Can I have a witness?

I just enjoyed a few rare daytime minutes alone with my husband (thanks Lauren!) out in Pasadena. As we were walking past the Fuller Seminary student parking lot, Doug made a comment about the collection of hulking SUV’s, the smattering of luxury vehicles, and the presence of lots of shiny, new, good-looking cars. (Are we the only ones who struggled financially to get through seminary???) We asked ourselves this question: should our parking lots be a witness? Should what we drive somehow speak to or represent what we believe about God and creation and the kingdom? Should Fuller’s parking lot, or those of our churches for that matter, look any different from the parking lots at Houston’s or The Paseo?

Or is what we drive “gospel neutral”?


  1. There were quite a few a days when I drove a really nice car to seminary classes. … Of course it was your mom’s car. Mine didn’t work that day.

  2. Great question…and a sticky one.

    Why would I indulge in a hulking SUV? Status symbol? Because I can? Because everyone else does? Because I live in an area only accessible by four-wheel drive? Because I want it?

    I think the why makes all the difference in the world. I can hardly justify a ridiculous and frivolous expense in light of others’ poverty if (a) I care about others and (b) I don’t really need the thing I’m spending all this money on.

  3. I don’t believe what we drive is “gospel neutral.” As Adam rightly alluded, it often is a reflection of “why” of our lives. Others see this and therefore it is a truer reflection than our words.

  4. I like what you are both saying about the “why” being the issue, and I think I feel like for many of us it is simply an unexamined issue. A few members of my church community drive really, really old cars, and they make plenty of money and could afford much nicer options. I feel like every time I see them pull up to our worship gathering or our tutoring center or the grocery store, they are communicating something about their priorities. I also happen to know how much money they regularly give away. In our church membership covenant, we promise to: “live simply so as to practice generosity.” So it is not only when we choose away from what we don’t really need (in the face of the millions of dollars spent by marketing firms to try and persuade us otherwise) but instead devote ourselves (our money, attention, joy) to the things of the kingdom that our witness is so great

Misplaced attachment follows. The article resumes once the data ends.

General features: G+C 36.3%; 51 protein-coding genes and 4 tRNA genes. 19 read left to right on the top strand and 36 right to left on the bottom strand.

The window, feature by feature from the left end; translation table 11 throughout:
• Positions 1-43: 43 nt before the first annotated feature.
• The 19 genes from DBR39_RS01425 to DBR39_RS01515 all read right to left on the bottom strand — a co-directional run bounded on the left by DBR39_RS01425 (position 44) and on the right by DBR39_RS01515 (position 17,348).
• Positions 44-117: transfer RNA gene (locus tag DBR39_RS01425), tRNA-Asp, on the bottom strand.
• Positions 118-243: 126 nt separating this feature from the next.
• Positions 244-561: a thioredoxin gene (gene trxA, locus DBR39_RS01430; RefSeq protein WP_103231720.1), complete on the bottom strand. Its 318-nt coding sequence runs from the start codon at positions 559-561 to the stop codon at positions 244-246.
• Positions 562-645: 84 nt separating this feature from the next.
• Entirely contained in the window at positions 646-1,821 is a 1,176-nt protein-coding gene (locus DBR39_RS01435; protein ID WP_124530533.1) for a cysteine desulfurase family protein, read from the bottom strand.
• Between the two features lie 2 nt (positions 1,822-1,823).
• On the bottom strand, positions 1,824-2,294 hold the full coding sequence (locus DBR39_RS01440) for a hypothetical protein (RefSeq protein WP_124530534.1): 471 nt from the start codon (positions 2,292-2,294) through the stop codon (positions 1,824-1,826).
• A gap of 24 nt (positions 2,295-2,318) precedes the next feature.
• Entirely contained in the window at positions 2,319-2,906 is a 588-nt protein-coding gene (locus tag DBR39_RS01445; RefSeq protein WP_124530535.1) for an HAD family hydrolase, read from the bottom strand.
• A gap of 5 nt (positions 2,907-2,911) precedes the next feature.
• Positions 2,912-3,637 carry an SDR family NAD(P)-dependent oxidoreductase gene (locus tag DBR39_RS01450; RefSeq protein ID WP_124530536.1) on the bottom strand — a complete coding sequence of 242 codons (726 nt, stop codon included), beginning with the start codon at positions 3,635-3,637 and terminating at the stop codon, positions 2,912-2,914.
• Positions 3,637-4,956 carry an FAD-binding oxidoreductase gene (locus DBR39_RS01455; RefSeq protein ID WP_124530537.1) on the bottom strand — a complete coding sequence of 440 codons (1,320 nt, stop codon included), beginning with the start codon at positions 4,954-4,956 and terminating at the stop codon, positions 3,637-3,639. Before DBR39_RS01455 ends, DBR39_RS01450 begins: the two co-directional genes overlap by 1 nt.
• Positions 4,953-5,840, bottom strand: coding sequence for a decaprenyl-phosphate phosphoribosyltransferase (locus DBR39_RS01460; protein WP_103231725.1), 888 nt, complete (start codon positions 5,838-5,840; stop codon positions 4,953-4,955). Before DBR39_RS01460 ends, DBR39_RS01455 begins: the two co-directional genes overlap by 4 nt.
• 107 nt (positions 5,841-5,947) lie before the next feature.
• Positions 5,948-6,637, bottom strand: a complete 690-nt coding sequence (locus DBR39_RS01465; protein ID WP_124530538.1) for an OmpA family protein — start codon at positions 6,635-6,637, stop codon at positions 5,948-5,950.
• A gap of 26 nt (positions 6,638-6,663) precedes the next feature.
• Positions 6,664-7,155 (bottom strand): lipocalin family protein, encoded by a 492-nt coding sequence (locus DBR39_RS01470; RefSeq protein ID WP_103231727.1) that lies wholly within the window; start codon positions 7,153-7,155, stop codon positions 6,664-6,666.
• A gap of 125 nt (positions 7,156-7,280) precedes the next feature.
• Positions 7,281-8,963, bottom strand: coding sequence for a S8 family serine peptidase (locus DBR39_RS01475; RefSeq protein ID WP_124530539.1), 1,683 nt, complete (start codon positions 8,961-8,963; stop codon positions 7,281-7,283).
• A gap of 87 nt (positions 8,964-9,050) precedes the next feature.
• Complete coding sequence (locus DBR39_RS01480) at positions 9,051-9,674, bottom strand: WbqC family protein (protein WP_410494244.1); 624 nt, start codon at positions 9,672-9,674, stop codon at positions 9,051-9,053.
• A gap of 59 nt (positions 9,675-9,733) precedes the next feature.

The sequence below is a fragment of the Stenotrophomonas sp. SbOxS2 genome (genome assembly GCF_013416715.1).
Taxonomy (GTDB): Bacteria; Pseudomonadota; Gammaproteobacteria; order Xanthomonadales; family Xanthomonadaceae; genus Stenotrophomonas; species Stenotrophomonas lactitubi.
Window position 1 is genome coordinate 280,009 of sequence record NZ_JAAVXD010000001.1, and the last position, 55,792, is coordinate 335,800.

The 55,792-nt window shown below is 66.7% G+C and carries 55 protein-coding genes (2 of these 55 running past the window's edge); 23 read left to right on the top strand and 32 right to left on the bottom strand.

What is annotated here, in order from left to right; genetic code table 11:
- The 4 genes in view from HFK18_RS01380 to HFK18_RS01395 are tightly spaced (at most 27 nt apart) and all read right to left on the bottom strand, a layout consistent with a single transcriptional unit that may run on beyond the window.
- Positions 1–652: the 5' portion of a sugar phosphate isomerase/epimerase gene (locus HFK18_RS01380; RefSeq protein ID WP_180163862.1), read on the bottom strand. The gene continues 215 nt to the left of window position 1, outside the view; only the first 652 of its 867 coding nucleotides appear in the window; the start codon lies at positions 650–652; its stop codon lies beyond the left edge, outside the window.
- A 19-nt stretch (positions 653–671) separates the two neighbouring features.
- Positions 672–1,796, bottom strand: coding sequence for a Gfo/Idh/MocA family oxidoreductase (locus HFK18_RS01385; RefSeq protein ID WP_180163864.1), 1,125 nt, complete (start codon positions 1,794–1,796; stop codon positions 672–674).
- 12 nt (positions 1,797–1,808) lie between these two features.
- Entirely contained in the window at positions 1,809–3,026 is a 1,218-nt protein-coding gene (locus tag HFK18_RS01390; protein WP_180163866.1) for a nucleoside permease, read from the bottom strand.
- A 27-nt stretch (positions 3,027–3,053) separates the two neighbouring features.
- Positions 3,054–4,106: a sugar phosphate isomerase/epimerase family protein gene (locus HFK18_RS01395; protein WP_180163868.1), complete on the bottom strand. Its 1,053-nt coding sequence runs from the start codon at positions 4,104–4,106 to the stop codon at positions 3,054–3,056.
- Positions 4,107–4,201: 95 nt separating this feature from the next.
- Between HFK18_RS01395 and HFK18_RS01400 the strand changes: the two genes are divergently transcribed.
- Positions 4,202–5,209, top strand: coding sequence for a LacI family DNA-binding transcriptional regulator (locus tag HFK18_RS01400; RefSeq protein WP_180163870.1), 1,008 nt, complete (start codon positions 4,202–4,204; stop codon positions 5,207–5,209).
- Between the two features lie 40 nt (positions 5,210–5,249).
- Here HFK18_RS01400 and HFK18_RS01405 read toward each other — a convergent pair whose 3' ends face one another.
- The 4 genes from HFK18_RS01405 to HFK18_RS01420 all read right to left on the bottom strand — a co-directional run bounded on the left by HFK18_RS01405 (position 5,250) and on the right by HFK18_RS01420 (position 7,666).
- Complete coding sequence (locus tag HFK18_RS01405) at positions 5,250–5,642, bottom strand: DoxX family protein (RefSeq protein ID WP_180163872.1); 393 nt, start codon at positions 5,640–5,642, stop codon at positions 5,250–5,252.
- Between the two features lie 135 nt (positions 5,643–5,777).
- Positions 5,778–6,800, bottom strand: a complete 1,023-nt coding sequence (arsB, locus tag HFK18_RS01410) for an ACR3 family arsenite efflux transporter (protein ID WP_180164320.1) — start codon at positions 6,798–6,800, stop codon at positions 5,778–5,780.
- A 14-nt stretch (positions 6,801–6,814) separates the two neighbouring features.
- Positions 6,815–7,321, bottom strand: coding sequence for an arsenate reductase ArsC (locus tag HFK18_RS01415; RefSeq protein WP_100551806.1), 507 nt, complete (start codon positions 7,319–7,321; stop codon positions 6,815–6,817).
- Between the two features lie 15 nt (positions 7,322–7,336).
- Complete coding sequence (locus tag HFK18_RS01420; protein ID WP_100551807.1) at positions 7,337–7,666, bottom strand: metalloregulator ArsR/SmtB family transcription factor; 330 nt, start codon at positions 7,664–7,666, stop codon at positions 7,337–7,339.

5. Thanks for bringing it up. Even if there are legitimate “whys” for people to be driving so many SUVs, it does need to be explored and reflected upon. For myself, I drive a used Saturn SL-1.

  6. Erika, Right on! I live on campus, so my families one car (a minivan) is surrounded by some nice vehicles… that could go both ways, if you have the money better to by something that will last …. BUT

    If the gospel is about redeeming creation, perhaps the more gas your car drinks, the more anti gospel it is… just a thought for people who spend 80k on a 10 mile per gallon hummer…

  7. perhaps it is someone’s last string of control.
    “I don’t have a lot of money, i can’t own a home, i have to take loans, but i can drive a nice car…make me feel like i have it all together”
    perhaps it makes us feel like we are more apart of this hollywood culture…
    it is funny how we will put ourselves in debt for a simply apperance

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